The sorry state of vocational training

Source: OECD Skills Beyond Schools report Nov 2014. Click on the chart to see a larger version.

Source: OECD Skills Beyond School Synthesis Report Nov 2014. Click on the chart to see a larger version.

I had long been under the impression that the United States had a particular problem in providing technical and specialized professional training for students who maybe aren’t academically inclined. But it turns out the United States isn’t alone, and even nations with once vaunted apprenticeship programs are no longer properly training students to enter the workforce.

A new report finds that the vocational training programs in 20 economically developed countries aren’t producing enough students with the skills to be junior managers, health care technicians and other workers  that the labor market needs. It says that two-thirds of all job growth in the European Union is forecast to be in the “technicians and associate professionals” category. In the United States, nearly one-third of job openings in 2018 will require some sort of professional training after high school, but not a four-year degree, according to the Nov. 13, 2014 report, “Skills Beyond School Synthesis Report,” by the Organization for Economic Cooperation and Development (OECD).

This article also appeared here.

This article also appeared here.

Yet, in most countries, less than 20 percent of the labor force (aged 20 to 45) has a vocational certification. In the United States, only 12 percent of the labor force has a vocational certification. Another 10 percent has an associates degree; some of these degrees require applied career training, but many do not.

“Every county needs to upgrade,” said Stanley Litow, an IBM vice president who helped launch a new “P-Tech” model for vocational training in the United States.  “Even the good apprenticeship programs are training for a narrow set of skills. Change is happening at a much faster pace. What we need are strong academics and workplace preparation that doesn’t prepare people for one job that doesn’t exist in the future.”

It’s interesting to consider this report in light of bleak employment prospects for some college graduates with four-year bachelor’s degrees. Many end up in low-paying jobs that don’t require expensive degrees. Perhaps some undergraduate students should consider obtaining a high quality technical certification instead. To be sure, many of the underemployed college students studied humanities and social sciences, such as sociology and psychology. Who knows if these students would enjoy a professional training program in, say, management.

The report documents how programs designed for the factory floor, such as manufacturing, engineering and construction, are falling out of favor across Europe and other developed nations. In Germany, enrollments in some specialties have fallen 50 percent. But a specialty known as “Fachwirt” — roughly akin to business administration, and commonly hired in health care and other service fields — has risen in popularity by 45 percent, and is now the most common advanced vocational exam taken. Still, vocational training is falling out of favor altogether among young Germans.  The number of advanced vocational certification exams taken each year fell 24 percent from 1996 to 2010.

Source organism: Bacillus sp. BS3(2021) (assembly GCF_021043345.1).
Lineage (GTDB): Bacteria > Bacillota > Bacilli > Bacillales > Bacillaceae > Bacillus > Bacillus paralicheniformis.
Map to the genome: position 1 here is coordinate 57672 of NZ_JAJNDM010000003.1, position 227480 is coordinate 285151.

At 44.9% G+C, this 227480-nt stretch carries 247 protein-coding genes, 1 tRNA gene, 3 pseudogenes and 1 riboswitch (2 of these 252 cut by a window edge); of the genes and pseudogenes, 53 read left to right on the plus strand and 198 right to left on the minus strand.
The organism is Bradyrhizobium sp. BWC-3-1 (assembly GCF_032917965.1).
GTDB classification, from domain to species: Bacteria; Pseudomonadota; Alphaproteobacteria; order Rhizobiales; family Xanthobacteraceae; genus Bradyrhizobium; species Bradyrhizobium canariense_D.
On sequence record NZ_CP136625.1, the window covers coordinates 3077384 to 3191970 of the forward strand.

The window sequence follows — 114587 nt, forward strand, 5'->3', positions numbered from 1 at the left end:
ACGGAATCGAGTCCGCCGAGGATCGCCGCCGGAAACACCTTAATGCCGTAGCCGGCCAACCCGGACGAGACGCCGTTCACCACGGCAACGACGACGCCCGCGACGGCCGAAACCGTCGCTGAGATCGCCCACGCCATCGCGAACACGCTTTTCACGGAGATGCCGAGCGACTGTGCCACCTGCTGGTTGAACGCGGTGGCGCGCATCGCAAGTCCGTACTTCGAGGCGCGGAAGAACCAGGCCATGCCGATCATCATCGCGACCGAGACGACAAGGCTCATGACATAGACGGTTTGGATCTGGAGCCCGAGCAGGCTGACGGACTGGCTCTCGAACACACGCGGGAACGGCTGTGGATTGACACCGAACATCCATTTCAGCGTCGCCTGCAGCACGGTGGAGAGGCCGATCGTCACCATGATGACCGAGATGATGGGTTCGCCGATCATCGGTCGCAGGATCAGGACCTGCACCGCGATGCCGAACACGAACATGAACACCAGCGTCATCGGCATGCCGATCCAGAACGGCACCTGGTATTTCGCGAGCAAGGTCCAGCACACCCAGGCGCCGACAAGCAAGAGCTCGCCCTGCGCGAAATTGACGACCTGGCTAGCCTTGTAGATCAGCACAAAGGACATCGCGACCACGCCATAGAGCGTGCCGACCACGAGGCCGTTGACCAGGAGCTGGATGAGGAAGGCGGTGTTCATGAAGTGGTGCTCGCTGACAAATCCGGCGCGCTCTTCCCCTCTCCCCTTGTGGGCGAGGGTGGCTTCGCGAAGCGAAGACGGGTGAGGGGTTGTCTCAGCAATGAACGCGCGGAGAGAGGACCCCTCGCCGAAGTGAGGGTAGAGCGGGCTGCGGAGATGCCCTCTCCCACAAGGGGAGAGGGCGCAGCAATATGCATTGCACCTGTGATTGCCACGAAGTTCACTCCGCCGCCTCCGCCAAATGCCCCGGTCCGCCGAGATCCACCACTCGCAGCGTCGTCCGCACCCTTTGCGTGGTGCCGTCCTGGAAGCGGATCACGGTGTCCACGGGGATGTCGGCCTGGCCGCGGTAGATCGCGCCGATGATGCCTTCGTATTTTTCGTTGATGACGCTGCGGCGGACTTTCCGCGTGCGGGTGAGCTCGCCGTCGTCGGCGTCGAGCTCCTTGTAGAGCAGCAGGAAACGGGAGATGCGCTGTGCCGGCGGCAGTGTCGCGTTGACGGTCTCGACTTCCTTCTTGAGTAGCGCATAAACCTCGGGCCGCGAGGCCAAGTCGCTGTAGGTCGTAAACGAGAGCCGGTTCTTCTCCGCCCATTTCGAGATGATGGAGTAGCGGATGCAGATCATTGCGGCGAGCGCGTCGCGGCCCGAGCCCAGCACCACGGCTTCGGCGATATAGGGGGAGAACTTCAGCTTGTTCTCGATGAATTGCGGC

In the United States, health care is the most popular vocational field, accounting for 25 percent of the vocational degrees and certifications in the labor force, followed by engineering, manufacturing and construction.  Teacher training is one of the least popular vocational subjects in North America and most of Europe, but it is very popular in Japan, Korea and Denmark. (Table 1.1 on page 31 of the report shows the breakdown for each country by speciality).

Data collection and analysis for vocational training is particularly difficult. Each country uses different labels and terminology. It’s a little-understood world of colleges, trade associations, diplomas, certificates and professional examinations without consistent standards. Vocational training is often lumped together with college or university education. Even to count the number of vocational degrees, researchers must  tease out the numbers through statistical techniques and judgment calls. For example, some two-year degrees are more vocational in nature than others.  U.S. students who complete vocational associates degrees make much more money than those who end their education with an academic associates degree, the report also notes. 

The OECD authors argue that in order to enhance the image and status of vocational education, it should be uniformly renamed “professional education and training,” a term that is used in Switzerland.

But IBM’s Litow says that policy makers should focus more on revamping the content of vocational programs than on how they are labeled. “The problem is that vocational programs aren’t delivering,” he said. “We need to make large scale changes. I wouldn’t worry about what you call it.”

Litow hopes to expand his P-Tech model, which combines high school with two years of post-high school career training, including mentoring and internships, into nearly 100 schools by 2016.  It began in 2011 as a pilot school in Brooklyn, N.Y., and is now in 27 schools across the country.

Related: Reflections on the underemployment of college graduates


POSTED BY Jill Barshay ON November 17, 2014

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